WASHINGTON (Reuters) - President Barack Obama has told Iran’s President Hassan Rouhani in an exchange of letters that the United States is ready to resolve its nuclear dispute with Iran in a way that allows Tehran to show it is not trying to build weapons, the White House said on Wednesday.
“In his letter the president indicated that the U.S. is ready to resolve the nuclear issue in a way that allows Iran to demonstrate that its nuclear program is for exclusively peaceful purposes,” said White House spokesman Jay Carney.
“The letter also conveyed the need to act with a sense of urgency to address this issue because, as we have long said, the window of opportunity for resolving this diplomatically is open, but it will not remain open indefinitely,” Carney said.
The White House comments are another sign of a potential thaw between the West and Iran on nuclear issues. The United States and its allies have imposed sanctions aimed at stopping Iran from seeking a nuclear weapons capability, but Iran has long insisted its program is for civilian purposes.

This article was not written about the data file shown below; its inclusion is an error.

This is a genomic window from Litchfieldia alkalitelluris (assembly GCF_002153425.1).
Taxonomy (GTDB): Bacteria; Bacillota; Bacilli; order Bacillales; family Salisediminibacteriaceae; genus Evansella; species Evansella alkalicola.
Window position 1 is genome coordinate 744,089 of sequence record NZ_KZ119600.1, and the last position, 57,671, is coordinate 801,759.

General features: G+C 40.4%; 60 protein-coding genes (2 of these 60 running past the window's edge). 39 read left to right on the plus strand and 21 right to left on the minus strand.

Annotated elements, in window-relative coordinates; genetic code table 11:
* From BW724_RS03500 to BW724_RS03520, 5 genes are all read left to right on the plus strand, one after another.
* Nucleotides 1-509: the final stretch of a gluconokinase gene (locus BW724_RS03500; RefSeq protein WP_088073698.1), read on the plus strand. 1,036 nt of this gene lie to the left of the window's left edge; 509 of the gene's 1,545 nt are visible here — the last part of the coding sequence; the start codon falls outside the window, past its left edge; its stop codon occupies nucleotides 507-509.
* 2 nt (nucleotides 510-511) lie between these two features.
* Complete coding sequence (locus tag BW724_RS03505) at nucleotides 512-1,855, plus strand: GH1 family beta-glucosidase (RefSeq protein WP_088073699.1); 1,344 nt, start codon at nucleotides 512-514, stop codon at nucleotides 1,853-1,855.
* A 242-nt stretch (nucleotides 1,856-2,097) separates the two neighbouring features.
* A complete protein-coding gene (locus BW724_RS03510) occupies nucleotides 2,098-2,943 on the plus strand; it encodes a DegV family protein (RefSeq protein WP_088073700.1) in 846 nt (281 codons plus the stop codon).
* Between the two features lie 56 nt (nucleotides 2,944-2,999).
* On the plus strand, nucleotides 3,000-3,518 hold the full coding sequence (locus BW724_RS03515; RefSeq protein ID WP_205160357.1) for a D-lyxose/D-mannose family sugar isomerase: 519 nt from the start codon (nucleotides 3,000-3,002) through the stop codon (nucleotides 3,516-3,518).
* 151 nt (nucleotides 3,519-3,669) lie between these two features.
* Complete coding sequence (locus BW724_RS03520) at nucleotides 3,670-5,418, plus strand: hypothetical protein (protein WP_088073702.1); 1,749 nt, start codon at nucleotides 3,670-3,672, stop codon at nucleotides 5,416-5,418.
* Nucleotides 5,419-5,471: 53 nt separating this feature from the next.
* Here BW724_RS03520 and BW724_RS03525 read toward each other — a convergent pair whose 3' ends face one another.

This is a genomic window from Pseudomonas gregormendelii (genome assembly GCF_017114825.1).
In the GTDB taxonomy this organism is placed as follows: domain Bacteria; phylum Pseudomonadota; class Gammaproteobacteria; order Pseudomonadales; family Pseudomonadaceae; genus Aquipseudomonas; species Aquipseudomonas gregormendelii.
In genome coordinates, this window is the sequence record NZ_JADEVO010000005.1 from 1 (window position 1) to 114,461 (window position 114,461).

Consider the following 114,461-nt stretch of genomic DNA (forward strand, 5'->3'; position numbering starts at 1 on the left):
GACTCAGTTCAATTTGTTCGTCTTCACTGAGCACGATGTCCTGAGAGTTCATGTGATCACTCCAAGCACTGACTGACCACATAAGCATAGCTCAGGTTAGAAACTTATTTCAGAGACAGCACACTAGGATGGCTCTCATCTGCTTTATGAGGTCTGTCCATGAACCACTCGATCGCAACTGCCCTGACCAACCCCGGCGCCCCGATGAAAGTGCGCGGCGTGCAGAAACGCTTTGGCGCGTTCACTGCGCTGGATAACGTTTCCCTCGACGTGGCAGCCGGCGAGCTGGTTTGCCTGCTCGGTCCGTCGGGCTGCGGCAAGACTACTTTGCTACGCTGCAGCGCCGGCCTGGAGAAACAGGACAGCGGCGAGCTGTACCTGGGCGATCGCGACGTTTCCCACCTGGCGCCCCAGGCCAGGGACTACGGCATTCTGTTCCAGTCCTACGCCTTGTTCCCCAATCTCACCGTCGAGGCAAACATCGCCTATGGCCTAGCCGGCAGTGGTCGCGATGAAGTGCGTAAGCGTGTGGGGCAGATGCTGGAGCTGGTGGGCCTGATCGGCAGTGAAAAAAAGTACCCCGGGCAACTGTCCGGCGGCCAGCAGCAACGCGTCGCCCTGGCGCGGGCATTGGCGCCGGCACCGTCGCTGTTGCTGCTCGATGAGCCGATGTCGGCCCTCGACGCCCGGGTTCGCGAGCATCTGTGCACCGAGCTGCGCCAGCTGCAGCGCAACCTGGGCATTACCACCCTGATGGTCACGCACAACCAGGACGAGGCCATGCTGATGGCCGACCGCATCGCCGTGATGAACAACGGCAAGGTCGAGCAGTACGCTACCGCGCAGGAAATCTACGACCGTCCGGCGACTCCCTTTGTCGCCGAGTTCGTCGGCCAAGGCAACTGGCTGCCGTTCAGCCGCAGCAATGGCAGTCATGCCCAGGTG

Since Rouhani was elected as president in June, he has called for “constructive interaction” with the world. The head of Iran’s nuclear energy organization said on Wednesday he saw “openings” on the nuclear issue.
Obama said on Tuesday that he is willing to test the willingness of Rouhani to discuss the nuclear issue.
“There is an opportunity here for diplomacy,” Obama told Spanish-language network Telemundo in an interview. “And I hope the Iranians take advantage of it.”
Both Obama and Rouhani plan to be in New York next week for the U.N. General Assembly, but the leaders do not currently have plans to meet, Carney said.
Reporting by Roberta Rampton and Mark Felsenthal; editing by Christopher Wilson and Jackie Frank